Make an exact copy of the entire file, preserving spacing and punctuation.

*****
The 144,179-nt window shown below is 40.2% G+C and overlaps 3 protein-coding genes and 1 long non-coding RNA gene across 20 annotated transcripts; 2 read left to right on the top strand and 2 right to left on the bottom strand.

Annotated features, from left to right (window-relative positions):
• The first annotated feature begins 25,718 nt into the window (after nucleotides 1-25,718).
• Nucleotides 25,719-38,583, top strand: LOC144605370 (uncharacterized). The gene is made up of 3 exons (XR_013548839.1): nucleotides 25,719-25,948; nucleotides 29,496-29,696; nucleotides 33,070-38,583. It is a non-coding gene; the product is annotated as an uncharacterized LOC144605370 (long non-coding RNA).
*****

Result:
The 144,179-nt window shown below is 40.2% G+C and overlaps 3 protein-coding genes and 1 long non-coding RNA gene across 20 annotated transcripts; 2 read left to right on the top strand and 2 right to left on the bottom strand.

Annotated features, from left to right (window-relative positions):
• The first annotated feature begins 25,718 nt into the window (after nucleotides 1-25,718).
• Nucleotides 25,719-38,583, top strand: LOC144605370 (uncharacterized). The gene is made up of 3 exons (XR_013548839.1): nucleotides 25,719-25,948; nucleotides 29,496-29,696; nucleotides 33,070-38,583. It is a non-coding gene; the product is annotated as an uncharacterized LOC144605370 (long non-coding RNA).